What drug provides Americans with the greatest pleasure and the greatest pain? The answer, hands down, is alcohol. The pain comes not only from drunk driving and lost lives but also addiction, family strife, crime, violence, poor health, and squandered human potential. Young and old, drinkers and abstainers alike, all are affected. Every American is paying for alcohol abuse.

Paying the Tab, the first comprehensive analysis of this complex policy issue, calls for broadening our approach to curbing destructive drinking. Over the last few decades, efforts to reduce the societal costs--curbing youth drinking and cracking down on drunk driving--have been somewhat effective, but woefully incomplete. In fact, American policymakers have ignored the influence of the supply side of the equation. Beer and liquor are far cheaper and more readily available today than in the 1950s and 1960s.


Philip Cook's well-researched and engaging account chronicles the history of our attempts to "legislate morality," the overlooked lessons from Prohibition, and the rise of Alcoholics Anonymous. He provides a thorough account of the scientific evidence that has accumulated over the last twenty-five years of economic and public-health research, which demonstrates that higher alcohol excise taxes and other supply restrictions are effective and underutilized policy tools that can cut abuse while preserving the pleasures of moderate consumption. Paying the Tab makes a powerful case for a policy course correction. Alcohol is too cheap, and it's costing all of us.

No topic is more polarizing than guns and gun control. From a gun culture that took root early in American history to the mass shootings that repeatedly bring the public discussion of gun control to a fever pitch, the topic has preoccupied citizens, public officials, and special interest groups for decades. The Gun Debate: What Everyone Needs to Know® delves into the issues that Americans debate when they talk about guns. With a balanced and broad-ranging approach, noted economist Philip J. Cook and political scientist Kristin A. Goss thoroughly cover the latest research, data, and developments on gun ownership, gun violence, the firearms industry, and the regulation of firearms. The authors also tackle sensitive issues such as the effectiveness of gun control, the connection between mental illness and violent crime, the question of whether more guns make us safer, and ways that video games and the media might contribute to gun violence. No discussion of guns in the U.S. would be complete without consideration of the history, culture, and politics that drive the passion behind the debate. Cook and Goss deftly explore the origins of the American gun culture and the makeup of both the gun rights and gun control movements. Written in question-and-answer format, the book will help readers make sense of the ideologically driven statistics and slogans that characterize our national conversation on firearms. This book is a must-read for anyone interested in getting a clear view of the issues surrounding guns and gun policy in America. What Everyone Needs to Know® is a registered trademark of Oxford University Press.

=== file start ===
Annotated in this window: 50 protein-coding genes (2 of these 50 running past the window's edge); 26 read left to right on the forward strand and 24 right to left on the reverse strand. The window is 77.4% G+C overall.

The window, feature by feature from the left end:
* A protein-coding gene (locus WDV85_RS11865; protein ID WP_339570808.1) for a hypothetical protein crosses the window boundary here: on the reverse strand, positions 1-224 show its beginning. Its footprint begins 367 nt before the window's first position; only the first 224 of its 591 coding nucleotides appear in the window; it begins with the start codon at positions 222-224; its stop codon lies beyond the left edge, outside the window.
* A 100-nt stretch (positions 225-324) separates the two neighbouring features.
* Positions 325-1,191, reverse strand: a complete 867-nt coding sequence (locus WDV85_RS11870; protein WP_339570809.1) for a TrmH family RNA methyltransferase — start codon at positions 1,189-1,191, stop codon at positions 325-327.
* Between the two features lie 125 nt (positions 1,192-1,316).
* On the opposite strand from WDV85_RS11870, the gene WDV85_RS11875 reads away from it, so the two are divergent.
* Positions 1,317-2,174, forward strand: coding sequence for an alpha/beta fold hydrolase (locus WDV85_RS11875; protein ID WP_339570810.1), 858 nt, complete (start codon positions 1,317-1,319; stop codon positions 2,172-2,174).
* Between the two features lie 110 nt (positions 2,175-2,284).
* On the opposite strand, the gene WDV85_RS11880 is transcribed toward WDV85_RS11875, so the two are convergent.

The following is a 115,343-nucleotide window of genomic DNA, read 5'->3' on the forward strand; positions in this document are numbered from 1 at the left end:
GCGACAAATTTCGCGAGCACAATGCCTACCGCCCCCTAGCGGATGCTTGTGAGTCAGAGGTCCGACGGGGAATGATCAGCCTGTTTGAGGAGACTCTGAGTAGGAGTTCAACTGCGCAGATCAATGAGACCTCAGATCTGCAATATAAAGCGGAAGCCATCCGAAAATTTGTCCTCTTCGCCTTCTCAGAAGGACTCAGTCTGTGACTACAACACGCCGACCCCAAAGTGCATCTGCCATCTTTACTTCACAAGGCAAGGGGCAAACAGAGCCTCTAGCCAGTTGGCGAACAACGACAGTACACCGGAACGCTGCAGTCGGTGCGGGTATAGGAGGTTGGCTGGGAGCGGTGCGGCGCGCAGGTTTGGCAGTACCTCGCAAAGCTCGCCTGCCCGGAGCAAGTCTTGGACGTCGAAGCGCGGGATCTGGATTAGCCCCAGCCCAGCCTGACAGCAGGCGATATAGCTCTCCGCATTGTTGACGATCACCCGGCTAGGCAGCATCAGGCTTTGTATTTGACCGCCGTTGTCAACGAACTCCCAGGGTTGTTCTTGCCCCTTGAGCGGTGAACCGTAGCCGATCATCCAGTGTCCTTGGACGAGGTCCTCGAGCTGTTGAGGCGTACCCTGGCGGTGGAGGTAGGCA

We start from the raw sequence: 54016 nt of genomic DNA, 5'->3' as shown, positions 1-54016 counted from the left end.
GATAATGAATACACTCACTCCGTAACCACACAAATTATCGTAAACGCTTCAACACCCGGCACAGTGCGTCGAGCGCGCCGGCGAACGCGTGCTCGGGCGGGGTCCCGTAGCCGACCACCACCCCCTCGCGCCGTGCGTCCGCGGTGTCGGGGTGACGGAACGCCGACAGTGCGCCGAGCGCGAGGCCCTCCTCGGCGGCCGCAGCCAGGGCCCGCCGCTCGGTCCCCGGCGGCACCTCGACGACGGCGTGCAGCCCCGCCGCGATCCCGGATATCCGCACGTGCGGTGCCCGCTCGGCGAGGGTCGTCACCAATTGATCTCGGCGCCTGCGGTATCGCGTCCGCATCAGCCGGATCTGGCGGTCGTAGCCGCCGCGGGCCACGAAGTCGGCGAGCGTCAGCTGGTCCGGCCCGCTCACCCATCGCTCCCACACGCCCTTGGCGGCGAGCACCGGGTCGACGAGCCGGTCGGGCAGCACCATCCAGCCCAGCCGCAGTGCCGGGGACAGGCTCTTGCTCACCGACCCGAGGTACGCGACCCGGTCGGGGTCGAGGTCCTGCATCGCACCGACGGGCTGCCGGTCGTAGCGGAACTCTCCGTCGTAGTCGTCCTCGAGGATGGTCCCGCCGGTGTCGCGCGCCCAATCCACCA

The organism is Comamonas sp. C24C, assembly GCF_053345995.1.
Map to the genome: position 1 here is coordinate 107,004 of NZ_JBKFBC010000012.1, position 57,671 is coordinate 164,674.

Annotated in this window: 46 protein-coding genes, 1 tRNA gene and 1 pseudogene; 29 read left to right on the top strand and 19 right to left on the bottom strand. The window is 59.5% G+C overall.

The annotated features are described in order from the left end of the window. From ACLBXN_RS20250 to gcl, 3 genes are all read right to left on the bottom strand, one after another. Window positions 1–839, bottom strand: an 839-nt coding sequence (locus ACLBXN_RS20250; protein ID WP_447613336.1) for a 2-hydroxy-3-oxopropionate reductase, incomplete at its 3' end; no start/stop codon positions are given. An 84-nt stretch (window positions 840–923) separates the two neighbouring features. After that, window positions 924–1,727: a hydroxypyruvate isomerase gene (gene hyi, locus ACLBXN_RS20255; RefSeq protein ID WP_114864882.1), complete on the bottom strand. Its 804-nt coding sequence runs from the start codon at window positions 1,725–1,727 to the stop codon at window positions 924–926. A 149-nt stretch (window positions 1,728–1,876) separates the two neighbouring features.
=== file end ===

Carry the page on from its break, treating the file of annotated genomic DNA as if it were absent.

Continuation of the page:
Research from the United States, Europe, and South America demonstrates the usefulness of the tools of economic analysis for the study of crime.

Economists who bring the tools of economic analysis to bear on the study of crime and crime prevention contribute to current debates a normative framework and sophisticated quantitative methods for evaluating policy, the idea of criminal behavior as rational choice, and the connection of individual choices to aggregate outcomes. The contributors to this volume draw on all three of these approaches in their investigations and discuss the policy implications of their findings.

Reporting on research in the United States, Europe, and South America, the chapters discuss such topics as a cost-benefit analysis of additional police hiring, the testing of innovative policy interventions through field experiments, imprisonment and recidivism rates, incentives and disincentives for sports hooliganism (“hooliganomics”), data showing the influence of organized crime on the quality of local politicians, and the (scant) empirical evidence for the effect of immigration on crime. These contributions demonstrate the eclectic approach of economists studying crime as well as their increasing respect for the contributions of other social scientists in this area.

Contributors
Brian Bell, Paolo Buonanno, Philip J. Cook, John J. Donohue III, Jeffrey R. Kling, Jens Ludwig, Stephen Machin, Olivier Marie, Giovanni Mastrobuoni, Sendhil Mullainathan, Aurélie Ouss, Emily Greene Owens, Stefan Pichler, Paolo Pinotti, Mikael Priks, Daniel Römer, Rodrigo R. Soares, Igor Viveiros